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Make Stuff, Fail, And Learn While You're At It

A) We've always been a hands-on, do it-yourself kind of nation. Ben Franklin, one of America's founding fathers, didn't just invent the lightning rod. His creations include glasses, innovative stoves and more.

B) Franklin, who was largely self-taught, may have been a genius, but he wasn't really an exception when it comes to American making and creativity.

C) The personal computing revolution and philosophy of disruptive innovation of Silicon Valley grew, in part, out of the creations of the Homebrew Computer Club, which was founded in a garage in Menlo Park, California, in the mid-1970s. Members-including guys named Jobs and Wozniak-started making and inventing things they couldn't buy.

D) So it's no surprise that the Maker Movement today is thriving in communities and some schools across America. Making is available to ordinary people who aren't tied to big companies, big defense labs or research universities. The maker philosophy echoes old ideas advocated by John Dewey, Montessori, and even ancient Greek philosophers, as we pointed out recently.

E) These maker spaces are often outside of classrooms, and are serving an important educational function. The Maker Movement is rediscovering learning by doing, which is Dewey's phrase from 100 years ago. We are rediscovering Dewey and Montessori and a lot of the practices that they pioneered that have been forgotten or at least put aside. A maker space is a place which can be in a school, but it doesn't look like a classroom. It can be in a library. It can be out in the community. It has tools and materials. It's a place where you get to make things based on your interest and on what you, re learning to do.

F) Ideas about learning by doing have struggled to become mainstream educationally, despite being old concepts from Dewey and Montessori, Plato and Aristotle, and in the American context, Ralph Emerson, on the value of experience and self-reliance. It's not necessarily an efficient way to learn. We learn, in a sense, by trial and error. Learning from experience is something that takes time and patience. It's very individualized. If your goal is to have standardized approaches to learning, where everybody learns the same thing at the same time in the same way, then learning by doing doesn't really fit that mold anymore. It's not the world of textbooks. It's not the world of testing.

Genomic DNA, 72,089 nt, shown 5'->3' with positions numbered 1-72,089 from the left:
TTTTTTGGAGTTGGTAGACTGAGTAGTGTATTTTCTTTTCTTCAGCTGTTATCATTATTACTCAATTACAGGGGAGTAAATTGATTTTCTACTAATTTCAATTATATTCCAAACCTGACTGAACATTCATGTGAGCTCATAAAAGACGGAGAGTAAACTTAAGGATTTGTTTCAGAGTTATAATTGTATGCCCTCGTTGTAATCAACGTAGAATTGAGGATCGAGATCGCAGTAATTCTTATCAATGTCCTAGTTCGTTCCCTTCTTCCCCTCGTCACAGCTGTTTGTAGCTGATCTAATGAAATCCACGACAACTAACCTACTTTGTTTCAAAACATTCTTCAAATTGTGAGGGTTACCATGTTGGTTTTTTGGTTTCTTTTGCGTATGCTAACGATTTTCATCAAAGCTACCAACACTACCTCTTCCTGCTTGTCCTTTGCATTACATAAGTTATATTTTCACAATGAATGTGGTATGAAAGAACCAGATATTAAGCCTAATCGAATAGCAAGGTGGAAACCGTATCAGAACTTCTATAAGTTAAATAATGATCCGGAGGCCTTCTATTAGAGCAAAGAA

G) Learning by doing may not be efficient, but it is effective. Project-based learning has grown in popularity with teachers and administrators. However, project-based learning is not making. Although there is a connection, there is also a distinction. The difference lies in whether the project is in a sense defined and developed by the student or whether it's assigned by a teacher. We'll all get the kids to build a small boat. We are all going to learn about X, Y, and Z. That tends to be one form of project- based learning.

H) I really believe the core idea of making is to have an idea within your head鈥攐r you just borrow it from someone鈥攁nd begin to develop it, repeat it and improve it. Then, realize that idea somehow. That thing that you make is valuable to you and you can share it with others. I'm interested in how these things are expressions of that person, their ideas, and their interactions with the world.

I) In some ways, a lot of forms of making in school trivialize 锛堜娇鍙樺緱鏃犺冻杞婚噸锛 making. The thing that you make has no value to you. Once you are done demonstrating whatever concept was in the; textbook, you throw away the pipe cleaners, the straws, the cardboard tubes.

J) Making should be student-directed and student-led, otherwise it's boring. It doesn't have the motivation of the student. I'm not saying that students should not learn concepts or not learn skills. They do. But to really harness their motivation is to build upon their interest. It's to let them be in control and to drive the car.